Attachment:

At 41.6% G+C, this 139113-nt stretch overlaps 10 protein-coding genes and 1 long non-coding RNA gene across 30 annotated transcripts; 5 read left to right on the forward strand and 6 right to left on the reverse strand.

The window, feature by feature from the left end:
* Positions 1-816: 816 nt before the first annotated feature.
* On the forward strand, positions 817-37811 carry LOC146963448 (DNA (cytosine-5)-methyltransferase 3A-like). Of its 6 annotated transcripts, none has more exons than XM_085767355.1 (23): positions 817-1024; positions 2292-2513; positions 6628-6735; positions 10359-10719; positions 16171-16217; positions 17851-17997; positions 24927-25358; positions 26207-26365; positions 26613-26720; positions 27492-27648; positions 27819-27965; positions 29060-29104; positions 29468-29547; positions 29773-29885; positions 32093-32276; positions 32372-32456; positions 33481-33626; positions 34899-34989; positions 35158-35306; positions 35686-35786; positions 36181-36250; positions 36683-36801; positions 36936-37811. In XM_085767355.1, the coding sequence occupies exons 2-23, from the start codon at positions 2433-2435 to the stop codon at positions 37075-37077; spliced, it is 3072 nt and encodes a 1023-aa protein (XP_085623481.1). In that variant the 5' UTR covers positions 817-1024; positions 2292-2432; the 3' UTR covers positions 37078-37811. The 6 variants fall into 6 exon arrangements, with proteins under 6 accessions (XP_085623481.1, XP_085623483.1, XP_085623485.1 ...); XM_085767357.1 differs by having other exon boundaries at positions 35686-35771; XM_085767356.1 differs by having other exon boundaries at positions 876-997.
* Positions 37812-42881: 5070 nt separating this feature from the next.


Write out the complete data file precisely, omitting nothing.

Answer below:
At 41.6% G+C, this 139113-nt stretch overlaps 10 protein-coding genes and 1 long non-coding RNA gene across 30 annotated transcripts; 5 read left to right on the forward strand and 6 right to left on the reverse strand.

The window, feature by feature from the left end:
* Positions 1-816: 816 nt before the first annotated feature.
* On the forward strand, positions 817-37811 carry LOC146963448 (DNA (cytosine-5)-methyltransferase 3A-like). Of its 6 annotated transcripts, none has more exons than XM_085767355.1 (23): positions 817-1024; positions 2292-2513; positions 6628-6735; positions 10359-10719; positions 16171-16217; positions 17851-17997; positions 24927-25358; positions 26207-26365; positions 26613-26720; positions 27492-27648; positions 27819-27965; positions 29060-29104; positions 29468-29547; positions 29773-29885; positions 32093-32276; positions 32372-32456; positions 33481-33626; positions 34899-34989; positions 35158-35306; positions 35686-35786; positions 36181-36250; positions 36683-36801; positions 36936-37811. In XM_085767355.1, the coding sequence occupies exons 2-23, from the start codon at positions 2433-2435 to the stop codon at positions 37075-37077; spliced, it is 3072 nt and encodes a 1023-aa protein (XP_085623481.1). In that variant the 5' UTR covers positions 817-1024; positions 2292-2432; the 3' UTR covers positions 37078-37811. The 6 variants fall into 6 exon arrangements, with proteins under 6 accessions (XP_085623481.1, XP_085623483.1, XP_085623485.1 ...); XM_085767357.1 differs by having other exon boundaries at positions 35686-35771; XM_085767356.1 differs by having other exon boundaries at positions 876-997.
* Positions 37812-42881: 5070 nt separating this feature from the next.